Efficient Resource Allocation in Tactile-Capable Ethernet Passive Optical Healthcare LANs

Efficient Resource Allocation in Tactile-Capable Ethernet Passive Optical Healthcare LANs

Anastasios Valkanis1, Petros Nicopolitidis1, Georgios Papadimitriou1, Dimitrios Kallergis2, Christos Douligeris3, Panagiotis D. Bamidis4
11Department of Informatics, Aristotle University of Thessaloniki, Thessaloniki, Greece
2 Department of Informatics and Computer Engineering, University of West Attica, Greece
3 Department of Informatics, University of Piraeus, Greece
4 School of Medicine, Aristotle University of Thessaloniki, Thessaloniki, Greece
Corresponding author: Petros Nicopolitidis (


Communication networks for Healthcare environments support various application types and should be capable of providing them with the required Quality of Service (QoS) in terms of reliable data delivery, considerable data rate, and low latency. Introducing Tactile Internet (TI) health care applications is expected to upgrade the level of provided services to patients. The requirements of these applications are very stringent and a major requirement is that the existing network infrastructure must support them. Passive Optical Networks (PONs) have been proposed as an ideal candidate to support such demanding environments. One of the major challenges of such networks, which significantly affects the provided QoS, is the effective resource allocation in both time and wavelength domains. The existing resource allocation algorithms for PONs were designed without considering the stringent requirements of TI applications thus making PON support for TI inefficient. In this paper, a new double per priority queue dynamic wavelength and bandwidth allocation algorithm is presented, which efficiently and fairly allocates the network resources using several techniques, in order to meet the QoS demands of Tactile and other types of health care applications. Extensive simulation results are presented, that indicate the effectiveness of the proposed algorithm, which is shown to be able to provide the required QoS for medical applications under various simulation scenarios whereas other well-known schemes are shown to lack such support.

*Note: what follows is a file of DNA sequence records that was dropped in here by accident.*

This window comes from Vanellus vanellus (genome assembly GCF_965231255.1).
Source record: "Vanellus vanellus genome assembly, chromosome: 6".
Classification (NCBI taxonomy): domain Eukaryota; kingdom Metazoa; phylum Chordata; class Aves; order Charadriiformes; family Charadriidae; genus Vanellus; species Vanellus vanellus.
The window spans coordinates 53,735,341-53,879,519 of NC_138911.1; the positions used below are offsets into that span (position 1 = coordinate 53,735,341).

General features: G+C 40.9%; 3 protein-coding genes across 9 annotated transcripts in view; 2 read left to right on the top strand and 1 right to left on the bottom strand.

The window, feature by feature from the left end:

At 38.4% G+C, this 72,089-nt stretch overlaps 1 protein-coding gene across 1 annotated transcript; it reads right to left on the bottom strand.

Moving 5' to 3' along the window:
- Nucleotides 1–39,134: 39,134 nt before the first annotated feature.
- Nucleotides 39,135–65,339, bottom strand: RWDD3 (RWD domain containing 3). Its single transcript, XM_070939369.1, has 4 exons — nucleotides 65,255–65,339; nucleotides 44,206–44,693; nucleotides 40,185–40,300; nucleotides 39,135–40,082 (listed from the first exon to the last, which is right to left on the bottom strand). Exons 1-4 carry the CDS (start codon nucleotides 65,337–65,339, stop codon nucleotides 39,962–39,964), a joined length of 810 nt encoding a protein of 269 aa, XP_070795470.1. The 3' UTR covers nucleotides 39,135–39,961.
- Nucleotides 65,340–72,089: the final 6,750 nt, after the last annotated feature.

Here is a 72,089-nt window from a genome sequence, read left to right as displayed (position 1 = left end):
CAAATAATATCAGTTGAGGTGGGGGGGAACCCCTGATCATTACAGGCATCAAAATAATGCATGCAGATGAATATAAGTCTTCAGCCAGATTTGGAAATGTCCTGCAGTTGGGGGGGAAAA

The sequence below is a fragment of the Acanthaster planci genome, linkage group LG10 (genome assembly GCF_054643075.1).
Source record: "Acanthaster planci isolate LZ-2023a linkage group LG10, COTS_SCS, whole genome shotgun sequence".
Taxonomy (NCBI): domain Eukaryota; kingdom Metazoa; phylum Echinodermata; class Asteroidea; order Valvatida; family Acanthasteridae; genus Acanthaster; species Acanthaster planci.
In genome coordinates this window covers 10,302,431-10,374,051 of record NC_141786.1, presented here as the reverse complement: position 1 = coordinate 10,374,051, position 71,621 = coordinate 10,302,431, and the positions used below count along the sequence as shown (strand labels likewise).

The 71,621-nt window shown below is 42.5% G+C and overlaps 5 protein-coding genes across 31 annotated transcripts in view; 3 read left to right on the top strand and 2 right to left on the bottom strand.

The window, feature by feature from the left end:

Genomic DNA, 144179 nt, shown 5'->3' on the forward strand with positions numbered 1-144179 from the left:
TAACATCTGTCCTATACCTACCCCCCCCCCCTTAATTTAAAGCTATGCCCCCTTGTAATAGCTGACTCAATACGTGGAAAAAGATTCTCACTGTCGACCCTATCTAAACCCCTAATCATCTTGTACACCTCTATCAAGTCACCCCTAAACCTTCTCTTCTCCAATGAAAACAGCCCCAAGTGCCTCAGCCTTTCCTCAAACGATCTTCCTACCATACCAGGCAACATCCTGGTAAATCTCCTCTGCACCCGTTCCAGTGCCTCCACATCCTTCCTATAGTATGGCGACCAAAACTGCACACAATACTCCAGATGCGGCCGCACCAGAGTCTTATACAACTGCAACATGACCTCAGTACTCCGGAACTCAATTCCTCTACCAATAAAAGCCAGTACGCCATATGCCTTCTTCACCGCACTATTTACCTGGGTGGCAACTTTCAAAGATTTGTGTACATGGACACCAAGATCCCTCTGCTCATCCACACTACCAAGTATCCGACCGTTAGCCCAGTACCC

Healthcare applications, Passive Optical Networks, Quality of Service, Tactile Internet